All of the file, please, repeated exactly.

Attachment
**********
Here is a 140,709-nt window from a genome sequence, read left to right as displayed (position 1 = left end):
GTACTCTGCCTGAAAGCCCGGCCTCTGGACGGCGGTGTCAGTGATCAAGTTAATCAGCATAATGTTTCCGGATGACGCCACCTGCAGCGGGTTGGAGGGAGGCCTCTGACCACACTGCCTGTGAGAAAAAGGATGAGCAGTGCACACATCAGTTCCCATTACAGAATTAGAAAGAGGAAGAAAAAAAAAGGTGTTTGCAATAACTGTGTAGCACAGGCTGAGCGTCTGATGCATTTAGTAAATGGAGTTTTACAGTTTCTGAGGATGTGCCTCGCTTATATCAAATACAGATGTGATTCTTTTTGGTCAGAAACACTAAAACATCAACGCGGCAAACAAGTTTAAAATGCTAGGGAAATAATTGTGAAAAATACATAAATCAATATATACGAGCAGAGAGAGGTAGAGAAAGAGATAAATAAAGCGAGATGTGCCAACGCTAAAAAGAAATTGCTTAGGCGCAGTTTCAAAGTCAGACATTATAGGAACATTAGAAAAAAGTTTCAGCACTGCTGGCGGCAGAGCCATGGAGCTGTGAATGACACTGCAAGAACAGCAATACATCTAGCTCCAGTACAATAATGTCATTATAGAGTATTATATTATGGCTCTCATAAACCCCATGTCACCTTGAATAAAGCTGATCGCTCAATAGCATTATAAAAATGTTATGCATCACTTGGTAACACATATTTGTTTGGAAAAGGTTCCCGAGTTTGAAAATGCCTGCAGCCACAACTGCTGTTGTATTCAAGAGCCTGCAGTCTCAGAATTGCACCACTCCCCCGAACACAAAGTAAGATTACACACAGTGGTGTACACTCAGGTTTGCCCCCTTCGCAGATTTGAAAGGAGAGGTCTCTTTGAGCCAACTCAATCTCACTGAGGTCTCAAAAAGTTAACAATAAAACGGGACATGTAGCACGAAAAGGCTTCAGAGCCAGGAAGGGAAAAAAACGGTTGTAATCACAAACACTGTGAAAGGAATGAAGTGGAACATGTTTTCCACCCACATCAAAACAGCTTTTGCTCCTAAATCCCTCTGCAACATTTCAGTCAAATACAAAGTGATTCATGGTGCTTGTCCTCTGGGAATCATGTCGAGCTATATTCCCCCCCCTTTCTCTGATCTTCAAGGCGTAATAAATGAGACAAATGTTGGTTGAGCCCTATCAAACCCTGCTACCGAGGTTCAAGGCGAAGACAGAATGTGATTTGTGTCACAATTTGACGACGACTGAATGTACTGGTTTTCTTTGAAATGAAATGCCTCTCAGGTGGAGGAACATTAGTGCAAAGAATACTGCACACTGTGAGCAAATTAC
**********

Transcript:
Here is a 140,709-nt window from a genome sequence, read left to right as displayed (position 1 = left end):
GTACTCTGCCTGAAAGCCCGGCCTCTGGACGGCGGTGTCAGTGATCAAGTTAATCAGCATAATGTTTCCGGATGACGCCACCTGCAGCGGGTTGGAGGGAGGCCTCTGACCACACTGCCTGTGAGAAAAAGGATGAGCAGTGCACACATCAGTTCCCATTACAGAATTAGAAAGAGGAAGAAAAAAAAAGGTGTTTGCAATAACTGTGTAGCACAGGCTGAGCGTCTGATGCATTTAGTAAATGGAGTTTTACAGTTTCTGAGGATGTGCCTCGCTTATATCAAATACAGATGTGATTCTTTTTGGTCAGAAACACTAAAACATCAACGCGGCAAACAAGTTTAAAATGCTAGGGAAATAATTGTGAAAAATACATAAATCAATATATACGAGCAGAGAGAGGTAGAGAAAGAGATAAATAAAGCGAGATGTGCCAACGCTAAAAAGAAATTGCTTAGGCGCAGTTTCAAAGTCAGACATTATAGGAACATTAGAAAAAAGTTTCAGCACTGCTGGCGGCAGAGCCATGGAGCTGTGAATGACACTGCAAGAACAGCAATACATCTAGCTCCAGTACAATAATGTCATTATAGAGTATTATATTATGGCTCTCATAAACCCCATGTCACCTTGAATAAAGCTGATCGCTCAATAGCATTATAAAAATGTTATGCATCACTTGGTAACACATATTTGTTTGGAAAAGGTTCCCGAGTTTGAAAATGCCTGCAGCCACAACTGCTGTTGTATTCAAGAGCCTGCAGTCTCAGAATTGCACCACTCCCCCGAACACAAAGTAAGATTACACACAGTGGTGTACACTCAGGTTTGCCCCCTTCGCAGATTTGAAAGGAGAGGTCTCTTTGAGCCAACTCAATCTCACTGAGGTCTCAAAAAGTTAACAATAAAACGGGACATGTAGCACGAAAAGGCTTCAGAGCCAGGAAGGGAAAAAAACGGTTGTAATCACAAACACTGTGAAAGGAATGAAGTGGAACATGTTTTCCACCCACATCAAAACAGCTTTTGCTCCTAAATCCCTCTGCAACATTTCAGTCAAATACAAAGTGATTCATGGTGCTTGTCCTCTGGGAATCATGTCGAGCTATATTCCCCCCCCTTTCTCTGATCTTCAAGGCGTAATAAATGAGACAAATGTTGGTTGAGCCCTATCAAACCCTGCTACCGAGGTTCAAGGCGAAGACAGAATGTGATTTGTGTCACAATTTGACGACGACTGAATGTACTGGTTTTCTTTGAAATGAAATGCCTCTCAGGTGGAGGAACATTAGTGCAAAGAATACTGCACACTGTGAGCAAATTAC